Raising the antioxidant levels within mouse muscle fibres does not affect contraction-induced injury

Erik P. Rader, Wook Song, Holly Van Remmen, Arlan Richardson, John A. Faulkner

Research output: Contribution to journalArticlepeer-review

14 Scopus citations


A protocol of 75 lengthening contractions (LCP) administered to skeletal muscles of mice causes an initial force deficit owing to the mechanical disruption of sarcomeres and a reduction in calcium release from the sarcoplasmic reticulum. During the 3 days following the LCP, a 'sealing off process' and inflammatory response occurs. The reactive oxygen species (ROS) released by invading inflammatory cells produce a secondary force deficit that is more severe than the initial deficit. The timing of the infiltration of inflammatory cells and increase in force deficit relative to the sealing off process is not well documented. We tested the null hypothesis that following a lifetime of overexpression of the genes for the intracellular antioxidants manganese superoxide dismutase, copper zinc superoxide dismutase or catalase in transgenic mice, the force deficits 3 days following the administration of a 75 LCP to in situ extensor digitorum longus muscles are not different from those of wild-type mice. Following the LCP, the force deficits ranged from 39 to 59% for the muscles of transgenic mice that overexpressed the genes for intracellular antioxidants and were not different from the force deficit of 44% observed for muscles of wild-type mice. The results provide evidence that the ROS damage does not occur within the cytosol of the injured fibres. Apparently, the hypercontraction of sarcomeres and accumulation of vesicles seal off and protect the intact portions of damaged fibres, such that the ROS damage and repair occurs in the milieu of the necrotic segments that are continuous with the extracellular matrix.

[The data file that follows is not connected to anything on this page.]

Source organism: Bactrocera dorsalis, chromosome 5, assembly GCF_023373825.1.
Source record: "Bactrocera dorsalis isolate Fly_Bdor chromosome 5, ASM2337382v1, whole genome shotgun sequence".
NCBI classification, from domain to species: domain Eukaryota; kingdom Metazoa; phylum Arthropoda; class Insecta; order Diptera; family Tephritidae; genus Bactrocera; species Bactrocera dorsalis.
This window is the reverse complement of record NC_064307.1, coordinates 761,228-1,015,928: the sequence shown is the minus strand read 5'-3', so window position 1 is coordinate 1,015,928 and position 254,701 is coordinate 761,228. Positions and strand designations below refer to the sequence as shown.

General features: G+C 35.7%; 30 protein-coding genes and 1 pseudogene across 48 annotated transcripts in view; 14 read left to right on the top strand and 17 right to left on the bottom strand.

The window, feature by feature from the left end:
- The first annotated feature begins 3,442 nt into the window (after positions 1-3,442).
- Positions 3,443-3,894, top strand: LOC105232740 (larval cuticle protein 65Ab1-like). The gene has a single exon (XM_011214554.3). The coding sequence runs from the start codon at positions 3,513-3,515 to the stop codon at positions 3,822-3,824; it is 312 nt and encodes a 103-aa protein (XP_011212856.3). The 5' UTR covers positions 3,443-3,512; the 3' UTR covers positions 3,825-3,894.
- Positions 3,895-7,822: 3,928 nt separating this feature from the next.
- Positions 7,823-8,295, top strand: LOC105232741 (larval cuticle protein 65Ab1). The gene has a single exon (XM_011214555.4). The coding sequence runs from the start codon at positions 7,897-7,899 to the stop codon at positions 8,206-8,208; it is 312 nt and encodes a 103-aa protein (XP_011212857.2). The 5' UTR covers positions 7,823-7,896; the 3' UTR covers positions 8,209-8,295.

Original languageEnglish (US)
Pages (from-to)781-789
Number of pages9
JournalExperimental Physiology
Issue number4
StatePublished - Jul 2006

ASJC Scopus subject areas

  • Physiology
  • Nutrition and Dietetics
  • Physiology (medical)


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